Dave Briggs made that quip at the Policing 2.0: The Citizen and Social Media conference in England on October 22nd. #polcasm is the Twitter hashtag for the event, which was sponsored by the National Policing Improvement Agency (NPIA).
There was indeed much to get excited about at #polcasm. Three things stick out in my mind as highlightes: 1) The “Balance Your Bobby” project in North Wales and well as the agency’s approach to neighborhood policing and its incorporation of Facebook, 2) William Perrin’s “Talk About Local” project and 3) the presentation by Lauren Currie and Sarah Drummond about mypolice.org.
Inspector Ian Davies of North Wales Police presented the “Balance Your Bobby” project. It’s an online system for citizens to influence where the officers should focus attention within the police jurisdiction. What I learned from Ian the night before at dinner was even more interesting to me and was one of the only real uses of social media tools, as opposed to innovative new website-creation tools, that I learned about at the conference.
Upon landing at the North Wales Police website, you’re presented with the option to choose your neighborhood.
Once you select it, the next page offers a Facebook site for each and every neighbourhood. On the Facebook page, the officers assigned to that neighborhood offer information and every single one of them is listed, complete with how to contact them. It seems like a simple idea, but many police departments covet their officer phone numbers and email addresses as top-secret info. What the heck for? Even more interesting, Ian said each officer is not allowed to interact on the sites with their personal accounts, only with their official department profiles which were set up and managed by the police department.
Talk about Local is awesome. It enables communities to create their own local sites in their neighborhoods to facilitate communication about safety issues and to become more involved with improving their own areas. talkaboutlocal.org was created by William Perrin, a former civil servant and private secretary to Tony Blair.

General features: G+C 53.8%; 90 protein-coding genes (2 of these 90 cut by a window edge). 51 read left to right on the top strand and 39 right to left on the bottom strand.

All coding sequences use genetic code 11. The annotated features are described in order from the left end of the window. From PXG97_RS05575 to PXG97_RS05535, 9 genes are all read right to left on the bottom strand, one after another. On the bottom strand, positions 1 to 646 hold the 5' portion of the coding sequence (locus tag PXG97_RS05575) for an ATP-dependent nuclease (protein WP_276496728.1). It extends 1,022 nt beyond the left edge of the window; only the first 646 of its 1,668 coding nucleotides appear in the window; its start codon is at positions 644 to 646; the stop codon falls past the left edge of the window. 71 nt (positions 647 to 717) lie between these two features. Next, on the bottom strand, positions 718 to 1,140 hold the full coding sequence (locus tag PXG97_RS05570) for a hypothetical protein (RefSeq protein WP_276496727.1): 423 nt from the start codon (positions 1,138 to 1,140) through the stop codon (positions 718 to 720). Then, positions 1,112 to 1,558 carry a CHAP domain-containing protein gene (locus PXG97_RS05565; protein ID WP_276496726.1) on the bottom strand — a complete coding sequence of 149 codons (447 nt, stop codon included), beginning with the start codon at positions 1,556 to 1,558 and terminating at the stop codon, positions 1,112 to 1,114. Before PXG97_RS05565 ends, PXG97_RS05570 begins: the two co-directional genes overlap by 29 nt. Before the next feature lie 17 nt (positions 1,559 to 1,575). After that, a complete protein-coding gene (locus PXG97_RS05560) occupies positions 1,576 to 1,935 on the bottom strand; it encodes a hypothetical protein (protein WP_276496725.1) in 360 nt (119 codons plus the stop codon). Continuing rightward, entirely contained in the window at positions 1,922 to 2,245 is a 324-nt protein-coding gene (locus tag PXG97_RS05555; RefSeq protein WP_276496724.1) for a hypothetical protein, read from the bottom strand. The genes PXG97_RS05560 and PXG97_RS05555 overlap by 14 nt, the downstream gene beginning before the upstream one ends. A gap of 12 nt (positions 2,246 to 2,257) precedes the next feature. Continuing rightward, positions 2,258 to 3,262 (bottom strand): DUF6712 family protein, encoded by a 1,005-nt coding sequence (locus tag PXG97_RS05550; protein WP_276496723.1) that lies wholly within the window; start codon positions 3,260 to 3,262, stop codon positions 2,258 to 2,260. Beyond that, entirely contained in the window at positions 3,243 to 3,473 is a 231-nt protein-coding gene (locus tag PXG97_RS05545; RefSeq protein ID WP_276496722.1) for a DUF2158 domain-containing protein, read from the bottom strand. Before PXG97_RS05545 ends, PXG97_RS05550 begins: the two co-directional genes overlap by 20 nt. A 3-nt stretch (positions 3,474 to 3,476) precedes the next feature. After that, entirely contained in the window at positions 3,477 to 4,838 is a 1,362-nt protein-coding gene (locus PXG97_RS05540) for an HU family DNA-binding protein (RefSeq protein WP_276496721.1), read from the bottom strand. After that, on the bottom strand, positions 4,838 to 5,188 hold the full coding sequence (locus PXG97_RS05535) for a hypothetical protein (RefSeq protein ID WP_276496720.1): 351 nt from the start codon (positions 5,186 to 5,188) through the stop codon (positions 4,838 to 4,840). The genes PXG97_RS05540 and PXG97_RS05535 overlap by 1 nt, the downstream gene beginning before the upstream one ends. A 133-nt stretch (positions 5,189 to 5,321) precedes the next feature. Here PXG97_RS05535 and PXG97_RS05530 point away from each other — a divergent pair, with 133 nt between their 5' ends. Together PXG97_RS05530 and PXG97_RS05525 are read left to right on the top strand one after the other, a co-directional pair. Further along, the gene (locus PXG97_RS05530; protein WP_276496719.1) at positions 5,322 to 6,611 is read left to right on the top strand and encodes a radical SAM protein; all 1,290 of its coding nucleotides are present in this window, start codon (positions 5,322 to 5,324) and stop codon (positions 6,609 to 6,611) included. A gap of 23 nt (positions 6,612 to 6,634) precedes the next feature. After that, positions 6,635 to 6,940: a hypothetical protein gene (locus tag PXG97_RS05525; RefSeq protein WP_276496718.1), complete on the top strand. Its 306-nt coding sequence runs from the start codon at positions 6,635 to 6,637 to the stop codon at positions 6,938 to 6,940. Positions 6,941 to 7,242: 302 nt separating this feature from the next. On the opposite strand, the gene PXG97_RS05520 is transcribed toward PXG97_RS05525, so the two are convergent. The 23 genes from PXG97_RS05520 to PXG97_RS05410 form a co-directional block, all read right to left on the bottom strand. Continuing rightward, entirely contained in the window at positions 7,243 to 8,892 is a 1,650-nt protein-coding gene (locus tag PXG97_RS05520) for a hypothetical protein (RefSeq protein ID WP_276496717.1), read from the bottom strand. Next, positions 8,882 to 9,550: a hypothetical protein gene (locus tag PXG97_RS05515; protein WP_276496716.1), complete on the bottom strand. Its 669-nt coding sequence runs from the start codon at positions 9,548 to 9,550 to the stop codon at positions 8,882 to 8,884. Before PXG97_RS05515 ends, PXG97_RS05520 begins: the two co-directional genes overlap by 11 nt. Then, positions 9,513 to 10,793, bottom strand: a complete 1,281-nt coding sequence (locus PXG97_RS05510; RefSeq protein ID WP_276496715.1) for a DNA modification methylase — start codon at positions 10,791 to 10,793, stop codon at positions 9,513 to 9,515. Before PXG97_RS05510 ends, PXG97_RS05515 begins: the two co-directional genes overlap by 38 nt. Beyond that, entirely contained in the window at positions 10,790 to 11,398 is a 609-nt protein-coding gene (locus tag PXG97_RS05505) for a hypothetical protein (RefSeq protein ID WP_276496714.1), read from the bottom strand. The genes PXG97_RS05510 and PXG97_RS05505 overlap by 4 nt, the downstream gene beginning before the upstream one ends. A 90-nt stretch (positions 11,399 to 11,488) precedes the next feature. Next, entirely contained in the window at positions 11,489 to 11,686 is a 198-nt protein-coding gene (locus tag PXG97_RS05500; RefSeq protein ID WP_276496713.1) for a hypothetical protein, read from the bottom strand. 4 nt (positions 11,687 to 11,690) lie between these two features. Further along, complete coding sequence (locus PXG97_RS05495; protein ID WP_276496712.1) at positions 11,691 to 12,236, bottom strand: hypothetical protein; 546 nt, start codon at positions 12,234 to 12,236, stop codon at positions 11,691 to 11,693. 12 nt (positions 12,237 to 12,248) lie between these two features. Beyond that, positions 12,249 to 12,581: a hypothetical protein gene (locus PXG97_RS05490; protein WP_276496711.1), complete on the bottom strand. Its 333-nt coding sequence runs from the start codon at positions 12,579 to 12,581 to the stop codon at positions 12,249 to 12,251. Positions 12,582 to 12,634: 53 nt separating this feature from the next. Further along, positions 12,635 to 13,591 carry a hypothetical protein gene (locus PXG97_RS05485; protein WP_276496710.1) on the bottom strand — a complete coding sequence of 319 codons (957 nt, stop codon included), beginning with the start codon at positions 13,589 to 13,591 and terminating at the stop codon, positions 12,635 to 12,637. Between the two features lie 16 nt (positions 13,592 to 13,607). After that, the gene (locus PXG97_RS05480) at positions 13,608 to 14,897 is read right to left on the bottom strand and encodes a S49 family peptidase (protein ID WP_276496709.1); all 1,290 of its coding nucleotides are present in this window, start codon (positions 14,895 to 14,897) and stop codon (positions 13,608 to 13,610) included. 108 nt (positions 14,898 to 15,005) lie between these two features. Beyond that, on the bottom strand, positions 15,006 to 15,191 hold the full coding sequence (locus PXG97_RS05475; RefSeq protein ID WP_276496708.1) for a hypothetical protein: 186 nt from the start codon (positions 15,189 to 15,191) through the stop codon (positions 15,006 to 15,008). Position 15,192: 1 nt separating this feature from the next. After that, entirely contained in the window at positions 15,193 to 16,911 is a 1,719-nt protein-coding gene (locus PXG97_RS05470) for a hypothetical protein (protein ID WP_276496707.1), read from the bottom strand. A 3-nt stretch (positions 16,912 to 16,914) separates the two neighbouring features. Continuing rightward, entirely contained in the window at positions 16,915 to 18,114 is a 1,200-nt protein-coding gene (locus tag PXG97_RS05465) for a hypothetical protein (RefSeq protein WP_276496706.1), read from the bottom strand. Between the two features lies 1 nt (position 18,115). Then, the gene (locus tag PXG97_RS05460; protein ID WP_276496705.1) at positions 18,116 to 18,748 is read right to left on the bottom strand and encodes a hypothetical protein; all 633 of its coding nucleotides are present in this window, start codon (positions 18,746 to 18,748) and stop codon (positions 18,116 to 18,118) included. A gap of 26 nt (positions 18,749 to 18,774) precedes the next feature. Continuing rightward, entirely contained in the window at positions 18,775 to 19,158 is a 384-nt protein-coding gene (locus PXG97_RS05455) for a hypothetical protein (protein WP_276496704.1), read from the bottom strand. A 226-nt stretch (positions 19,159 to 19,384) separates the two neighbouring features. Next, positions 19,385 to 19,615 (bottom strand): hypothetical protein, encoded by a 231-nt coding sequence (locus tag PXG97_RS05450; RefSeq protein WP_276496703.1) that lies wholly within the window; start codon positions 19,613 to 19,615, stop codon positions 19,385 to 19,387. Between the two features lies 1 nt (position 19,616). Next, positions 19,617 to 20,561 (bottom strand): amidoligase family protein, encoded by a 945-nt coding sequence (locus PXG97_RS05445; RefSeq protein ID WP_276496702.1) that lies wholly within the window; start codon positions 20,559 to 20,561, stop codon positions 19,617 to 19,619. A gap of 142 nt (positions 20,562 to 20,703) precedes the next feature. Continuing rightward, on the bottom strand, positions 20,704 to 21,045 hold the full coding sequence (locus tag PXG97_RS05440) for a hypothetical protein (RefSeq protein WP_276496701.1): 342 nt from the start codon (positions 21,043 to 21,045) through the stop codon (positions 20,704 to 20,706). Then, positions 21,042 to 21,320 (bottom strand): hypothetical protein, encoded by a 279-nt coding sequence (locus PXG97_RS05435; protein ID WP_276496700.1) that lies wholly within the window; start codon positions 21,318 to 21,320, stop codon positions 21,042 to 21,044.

Unfortunately the mypolice.org service has yet to be launched. It reminds me of ratemycop.com, which isn’t necessarily a good thing. But what’s different about mypolice is that the conversation can go both ways between citizens and police. When it’s up and running it promises to be a tool, for all of the UK, for people to post comments or to provide suggestion for improvements and invaluable insight. They hope to reach groups that are often not heard from and provide a way for the law enforcement agencies to interactive with all citizens. I’ll try to keep an eye on the service and report back.
I was asked several times while at the conference and since returning home how what’s going on in the UK compares to what police departments in North America are doing in the social media world. According to Mike Alderson, (@openeyecomms) 15 of the 44 police services in England and Wales are on Twitter. But from my own observation they make the same mistakes with Twitter as police agencies everywhere: they don’t engage, they follow few, and they don’t tweet with an identity other than the PD.
But the fact remains that more and more law enforcement agencies everywhere are using social media and many are doing it very well. If each agency could learn from the best practices of others, we’d achieve greatness in real time. Suffice it to say “real time” is not happening, but the ball is picking up speed.
A huge thank-you to Nick Keane of the NPIA for including me in an outstanding day.